The Sacred Sprouts Schoolhouse

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A Little Sonlight Moment

I’ve been waiting for one of these moments.  I posted this earlier this morning on the Sonlight Forums, and thought I’d share here as well.

This week we began reading The House At Pooh Corner for our Core K read-aloud. I really hesitated about reading this book. My DS has his own ideas about what is too baby-ish for him, and Winnie-The-Pooh has been out of the picture for some time now. I was about two steps away from deciding to shelve this book and pull out something else instead, but something made me decide to just go ahead and read it.

Monday when we began, for the first time in two years, DS listened, enrapt. He always listens well to his RA’s, but he’s always busy, doing something with his hands. All week long, he’s just been sitting, listening intently to this book, not moving a muscle, worried he might miss something.

Thursday, after he laughed at something, DD made her way to the living room to “do her school work” and sat with a smile on her face while listening to the crazy adventures of Pooh and Piglet- like she was visiting with old friends.

But yesterday was the icing on the cake. While I was reading about Tigger and Roo climbing a tree and getting stuck(which we’re very familiar with from the movies), something in the dialogue totally clicked with my son, and he started laughing. Not just laughing, but literally, he was rolling on the floor, holding his stomach, with tears pouring from his eyes. Not surprisingly, older sister was not actually getting her math done, because she was also laughing heartily, and given this, we had to pause a good five minutes for all three of us to get the giggles under control.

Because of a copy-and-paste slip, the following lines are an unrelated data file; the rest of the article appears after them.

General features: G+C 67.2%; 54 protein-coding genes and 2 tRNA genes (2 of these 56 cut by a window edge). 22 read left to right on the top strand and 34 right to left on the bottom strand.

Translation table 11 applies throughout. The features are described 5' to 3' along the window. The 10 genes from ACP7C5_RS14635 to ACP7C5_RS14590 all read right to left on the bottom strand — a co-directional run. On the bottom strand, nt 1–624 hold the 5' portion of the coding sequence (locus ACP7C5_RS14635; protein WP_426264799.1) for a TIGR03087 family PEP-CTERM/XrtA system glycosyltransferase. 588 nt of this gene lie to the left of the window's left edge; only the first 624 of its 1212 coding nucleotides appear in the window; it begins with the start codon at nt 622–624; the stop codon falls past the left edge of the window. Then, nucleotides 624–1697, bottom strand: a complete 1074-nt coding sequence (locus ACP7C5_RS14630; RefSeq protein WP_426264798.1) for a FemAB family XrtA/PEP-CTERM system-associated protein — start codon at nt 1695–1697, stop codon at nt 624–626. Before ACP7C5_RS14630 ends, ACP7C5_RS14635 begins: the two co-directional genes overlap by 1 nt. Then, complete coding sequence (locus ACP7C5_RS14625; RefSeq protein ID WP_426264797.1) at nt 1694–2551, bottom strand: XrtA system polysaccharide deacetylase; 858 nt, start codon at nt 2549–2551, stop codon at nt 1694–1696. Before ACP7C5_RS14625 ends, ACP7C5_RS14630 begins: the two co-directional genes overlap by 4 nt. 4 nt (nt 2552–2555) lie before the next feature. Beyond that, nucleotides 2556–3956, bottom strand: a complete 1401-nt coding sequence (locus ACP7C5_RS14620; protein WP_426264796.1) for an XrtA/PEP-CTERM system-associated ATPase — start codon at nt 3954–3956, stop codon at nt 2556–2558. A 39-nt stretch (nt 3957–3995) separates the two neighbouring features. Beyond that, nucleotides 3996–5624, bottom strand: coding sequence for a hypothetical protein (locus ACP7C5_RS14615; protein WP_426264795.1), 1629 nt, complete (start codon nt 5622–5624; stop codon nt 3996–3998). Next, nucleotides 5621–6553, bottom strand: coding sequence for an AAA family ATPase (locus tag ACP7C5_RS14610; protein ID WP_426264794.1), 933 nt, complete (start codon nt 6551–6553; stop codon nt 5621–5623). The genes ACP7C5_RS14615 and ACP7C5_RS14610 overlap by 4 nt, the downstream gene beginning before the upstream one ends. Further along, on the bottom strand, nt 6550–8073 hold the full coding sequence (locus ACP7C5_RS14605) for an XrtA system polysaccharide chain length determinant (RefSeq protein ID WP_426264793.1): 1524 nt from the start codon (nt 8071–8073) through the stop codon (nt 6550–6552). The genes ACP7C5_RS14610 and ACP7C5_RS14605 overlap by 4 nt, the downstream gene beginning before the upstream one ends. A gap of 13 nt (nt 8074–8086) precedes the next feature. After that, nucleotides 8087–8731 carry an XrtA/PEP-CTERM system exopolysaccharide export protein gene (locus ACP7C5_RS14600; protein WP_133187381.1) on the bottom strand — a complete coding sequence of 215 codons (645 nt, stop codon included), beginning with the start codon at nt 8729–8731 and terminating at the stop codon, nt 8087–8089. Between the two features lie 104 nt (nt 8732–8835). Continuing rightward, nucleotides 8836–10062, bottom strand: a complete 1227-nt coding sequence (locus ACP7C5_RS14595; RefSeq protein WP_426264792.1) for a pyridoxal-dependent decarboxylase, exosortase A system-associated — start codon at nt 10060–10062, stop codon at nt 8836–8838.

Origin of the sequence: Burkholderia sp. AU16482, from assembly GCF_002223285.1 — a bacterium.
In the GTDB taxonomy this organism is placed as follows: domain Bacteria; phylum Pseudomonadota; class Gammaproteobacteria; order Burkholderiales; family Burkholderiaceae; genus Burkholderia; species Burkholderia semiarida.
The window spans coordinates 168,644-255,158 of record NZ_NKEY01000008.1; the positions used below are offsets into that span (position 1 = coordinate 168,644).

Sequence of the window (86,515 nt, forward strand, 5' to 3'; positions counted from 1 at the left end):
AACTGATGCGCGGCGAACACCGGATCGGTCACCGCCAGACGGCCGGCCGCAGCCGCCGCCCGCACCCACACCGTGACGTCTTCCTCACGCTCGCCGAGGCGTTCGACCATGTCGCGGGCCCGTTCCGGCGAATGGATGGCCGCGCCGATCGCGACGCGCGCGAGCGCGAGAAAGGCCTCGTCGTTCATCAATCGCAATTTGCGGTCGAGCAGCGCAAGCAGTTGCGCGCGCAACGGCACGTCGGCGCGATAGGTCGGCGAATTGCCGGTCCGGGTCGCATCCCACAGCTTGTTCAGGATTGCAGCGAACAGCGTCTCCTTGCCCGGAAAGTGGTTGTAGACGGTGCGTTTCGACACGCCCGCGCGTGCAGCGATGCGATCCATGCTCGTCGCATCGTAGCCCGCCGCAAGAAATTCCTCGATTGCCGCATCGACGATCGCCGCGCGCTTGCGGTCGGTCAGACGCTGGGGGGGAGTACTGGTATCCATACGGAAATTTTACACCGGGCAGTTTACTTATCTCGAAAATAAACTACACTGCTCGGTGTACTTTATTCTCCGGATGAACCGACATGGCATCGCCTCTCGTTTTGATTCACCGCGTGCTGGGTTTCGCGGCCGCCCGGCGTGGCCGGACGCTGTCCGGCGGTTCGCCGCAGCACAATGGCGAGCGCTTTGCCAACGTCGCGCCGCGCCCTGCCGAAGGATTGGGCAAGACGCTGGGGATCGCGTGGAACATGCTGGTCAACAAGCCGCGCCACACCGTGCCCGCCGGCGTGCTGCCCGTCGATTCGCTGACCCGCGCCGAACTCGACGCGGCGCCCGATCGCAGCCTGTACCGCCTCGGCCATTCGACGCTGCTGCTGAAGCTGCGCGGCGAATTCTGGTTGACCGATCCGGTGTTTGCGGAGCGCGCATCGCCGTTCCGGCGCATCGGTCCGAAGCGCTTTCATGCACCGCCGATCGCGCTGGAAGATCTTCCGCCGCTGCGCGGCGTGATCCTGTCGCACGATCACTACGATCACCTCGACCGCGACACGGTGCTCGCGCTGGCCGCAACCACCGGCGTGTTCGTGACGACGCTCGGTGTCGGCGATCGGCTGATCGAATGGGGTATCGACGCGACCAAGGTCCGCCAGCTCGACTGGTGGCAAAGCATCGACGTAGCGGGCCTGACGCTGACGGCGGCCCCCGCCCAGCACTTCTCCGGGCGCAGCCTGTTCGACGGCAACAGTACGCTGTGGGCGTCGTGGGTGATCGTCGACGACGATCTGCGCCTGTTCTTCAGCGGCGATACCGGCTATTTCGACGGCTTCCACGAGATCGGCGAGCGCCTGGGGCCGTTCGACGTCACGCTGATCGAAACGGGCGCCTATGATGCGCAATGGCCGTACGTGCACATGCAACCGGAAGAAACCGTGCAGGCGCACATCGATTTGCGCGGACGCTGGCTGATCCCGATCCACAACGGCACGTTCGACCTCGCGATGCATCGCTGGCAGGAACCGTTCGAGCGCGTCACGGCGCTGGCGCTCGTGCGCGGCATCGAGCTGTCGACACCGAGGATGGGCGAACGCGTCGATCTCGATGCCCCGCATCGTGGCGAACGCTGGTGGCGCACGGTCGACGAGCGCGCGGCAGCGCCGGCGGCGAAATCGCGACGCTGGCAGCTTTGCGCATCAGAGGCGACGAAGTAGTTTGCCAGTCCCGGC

It was a magical moment that I’d almost discarded. Thank you Sonlight for such a diversity of books- many that I’d never even consider pulling off the shelf and reading to my kids- or reading to myself. We really are loving learning with Sonlight, and every time we pull a new book off the shelf, there are great expectations on our part, as we know there is treasure within those pages.

posted by Erika in Read-Alouds and have Comments Off on A Little Sonlight Moment

The Indian In The Cupboard

by Lynne Reid Banks

The very first time I heard of this book, it was brand new, and I was in fifth grade.  My teacher chose to read it to our class, and along with the book, we did a very fabulous study of the Iroquois Indians.  The book was fabulous, and sometime that year, a sequel came out, and I gobbled that up too, although I ended up disappointed with that one.  But I do remember that teacher for being one of the ones who taught outside of the box, and as I read this book to my children, I totally saw why she taught the way she did.   We were the only fifth grade class to devote so much time to the Iroquois, but I’ll tell you, we were insatiable.